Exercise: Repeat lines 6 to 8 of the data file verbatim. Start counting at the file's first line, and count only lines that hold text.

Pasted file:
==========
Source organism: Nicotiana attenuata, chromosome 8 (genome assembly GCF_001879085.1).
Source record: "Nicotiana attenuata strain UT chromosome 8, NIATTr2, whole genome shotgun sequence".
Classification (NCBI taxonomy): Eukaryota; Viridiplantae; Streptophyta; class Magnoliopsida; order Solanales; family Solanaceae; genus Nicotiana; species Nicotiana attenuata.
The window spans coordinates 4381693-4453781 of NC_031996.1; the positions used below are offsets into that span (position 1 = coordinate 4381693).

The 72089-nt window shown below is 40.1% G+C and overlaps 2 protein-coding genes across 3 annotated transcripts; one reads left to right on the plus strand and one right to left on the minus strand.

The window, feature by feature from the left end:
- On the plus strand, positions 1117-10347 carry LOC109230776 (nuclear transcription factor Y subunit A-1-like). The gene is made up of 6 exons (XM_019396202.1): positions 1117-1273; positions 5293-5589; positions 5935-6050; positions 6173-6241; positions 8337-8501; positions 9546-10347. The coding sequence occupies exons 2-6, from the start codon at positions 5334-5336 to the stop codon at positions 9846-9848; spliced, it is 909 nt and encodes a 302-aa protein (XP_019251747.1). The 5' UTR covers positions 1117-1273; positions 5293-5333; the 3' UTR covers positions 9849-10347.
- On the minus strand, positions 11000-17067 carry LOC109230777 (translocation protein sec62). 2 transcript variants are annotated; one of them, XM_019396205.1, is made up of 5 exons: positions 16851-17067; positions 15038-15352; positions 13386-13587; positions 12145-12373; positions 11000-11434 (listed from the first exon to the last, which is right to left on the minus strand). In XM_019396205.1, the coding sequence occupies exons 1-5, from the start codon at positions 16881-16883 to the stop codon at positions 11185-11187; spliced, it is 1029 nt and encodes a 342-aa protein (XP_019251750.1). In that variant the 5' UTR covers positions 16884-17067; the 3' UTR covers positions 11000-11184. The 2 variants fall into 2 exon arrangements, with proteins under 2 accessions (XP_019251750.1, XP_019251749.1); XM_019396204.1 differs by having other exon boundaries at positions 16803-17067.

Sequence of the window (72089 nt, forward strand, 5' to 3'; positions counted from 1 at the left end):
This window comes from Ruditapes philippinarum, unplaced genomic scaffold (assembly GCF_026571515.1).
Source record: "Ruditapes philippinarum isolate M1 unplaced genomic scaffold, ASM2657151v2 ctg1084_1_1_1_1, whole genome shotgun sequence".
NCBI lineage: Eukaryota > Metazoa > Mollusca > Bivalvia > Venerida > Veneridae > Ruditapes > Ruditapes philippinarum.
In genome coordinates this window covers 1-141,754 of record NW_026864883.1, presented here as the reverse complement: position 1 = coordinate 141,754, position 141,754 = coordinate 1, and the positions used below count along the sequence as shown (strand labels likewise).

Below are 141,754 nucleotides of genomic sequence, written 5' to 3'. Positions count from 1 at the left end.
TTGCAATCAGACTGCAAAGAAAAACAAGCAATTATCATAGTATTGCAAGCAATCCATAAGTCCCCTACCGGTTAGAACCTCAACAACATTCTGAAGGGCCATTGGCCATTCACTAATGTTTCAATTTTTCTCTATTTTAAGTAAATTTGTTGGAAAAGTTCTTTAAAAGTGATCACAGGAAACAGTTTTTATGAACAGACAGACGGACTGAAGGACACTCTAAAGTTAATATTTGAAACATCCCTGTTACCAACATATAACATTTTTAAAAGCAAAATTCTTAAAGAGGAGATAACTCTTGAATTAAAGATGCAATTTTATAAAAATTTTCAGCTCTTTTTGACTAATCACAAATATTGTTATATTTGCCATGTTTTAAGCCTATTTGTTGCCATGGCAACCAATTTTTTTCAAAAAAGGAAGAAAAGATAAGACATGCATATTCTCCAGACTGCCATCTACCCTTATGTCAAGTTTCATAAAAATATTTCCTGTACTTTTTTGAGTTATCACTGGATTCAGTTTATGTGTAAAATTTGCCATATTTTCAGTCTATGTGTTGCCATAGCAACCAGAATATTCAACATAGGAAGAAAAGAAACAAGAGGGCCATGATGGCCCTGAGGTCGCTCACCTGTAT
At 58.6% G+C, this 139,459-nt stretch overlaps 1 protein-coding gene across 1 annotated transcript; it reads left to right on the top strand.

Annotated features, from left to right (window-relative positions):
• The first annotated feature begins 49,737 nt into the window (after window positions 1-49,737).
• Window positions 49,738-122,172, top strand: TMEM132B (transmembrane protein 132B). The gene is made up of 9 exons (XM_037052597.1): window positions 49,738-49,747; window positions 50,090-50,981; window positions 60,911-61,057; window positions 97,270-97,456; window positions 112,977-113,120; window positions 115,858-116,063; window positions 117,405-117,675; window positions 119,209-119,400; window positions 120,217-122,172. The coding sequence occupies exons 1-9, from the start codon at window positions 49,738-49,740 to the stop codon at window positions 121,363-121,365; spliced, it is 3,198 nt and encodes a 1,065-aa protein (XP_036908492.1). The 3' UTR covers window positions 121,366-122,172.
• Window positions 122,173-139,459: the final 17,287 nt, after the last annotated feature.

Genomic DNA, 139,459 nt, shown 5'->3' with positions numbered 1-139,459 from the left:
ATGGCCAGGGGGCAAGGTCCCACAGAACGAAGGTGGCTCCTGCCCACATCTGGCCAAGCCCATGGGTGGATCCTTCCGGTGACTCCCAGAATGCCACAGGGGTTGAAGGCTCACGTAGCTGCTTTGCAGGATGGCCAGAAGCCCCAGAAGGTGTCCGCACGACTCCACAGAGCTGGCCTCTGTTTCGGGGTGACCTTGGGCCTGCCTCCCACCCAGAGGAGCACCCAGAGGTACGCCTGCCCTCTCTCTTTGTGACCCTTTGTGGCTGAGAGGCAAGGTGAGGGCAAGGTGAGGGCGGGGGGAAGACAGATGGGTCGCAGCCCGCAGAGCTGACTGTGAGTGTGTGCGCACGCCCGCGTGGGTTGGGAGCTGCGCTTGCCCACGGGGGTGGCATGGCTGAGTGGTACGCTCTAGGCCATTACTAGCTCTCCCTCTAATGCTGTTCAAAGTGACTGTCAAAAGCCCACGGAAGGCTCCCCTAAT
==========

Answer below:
The window, feature by feature from the left end:
- On the plus strand, positions 1117-10347 carry LOC109230776 (nuclear transcription factor Y subunit A-1-like). The gene is made up of 6 exons (XM_019396202.1): positions 1117-1273; positions 5293-5589; positions 5935-6050; positions 6173-6241; positions 8337-8501; positions 9546-10347. The coding sequence occupies exons 2-6, from the start codon at positions 5334-5336 to the stop codon at positions 9846-9848; spliced, it is 909 nt and encodes a 302-aa protein (XP_019251747.1). The 5' UTR covers positions 1117-1273; positions 5293-5333; the 3' UTR covers positions 9849-10347.
- On the minus strand, positions 11000-17067 carry LOC109230777 (translocation protein sec62). 2 transcript variants are annotated; one of them, XM_019396205.1, is made up of 5 exons: positions 16851-17067; positions 15038-15352; positions 13386-13587; positions 12145-12373; positions 11000-11434 (listed from the first exon to the last, which is right to left on the minus strand). In XM_019396205.1, the coding sequence occupies exons 1-5, from the start codon at positions 16881-16883 to the stop codon at positions 11185-11187; spliced, it is 1029 nt and encodes a 342-aa protein (XP_019251750.1). In that variant the 5' UTR covers positions 16884-17067; the 3' UTR covers positions 11000-11184. The 2 variants fall into 2 exon arrangements, with proteins under 2 accessions (XP_019251750.1, XP_019251749.1); XM_019396204.1 differs by having other exon boundaries at positions 16803-17067.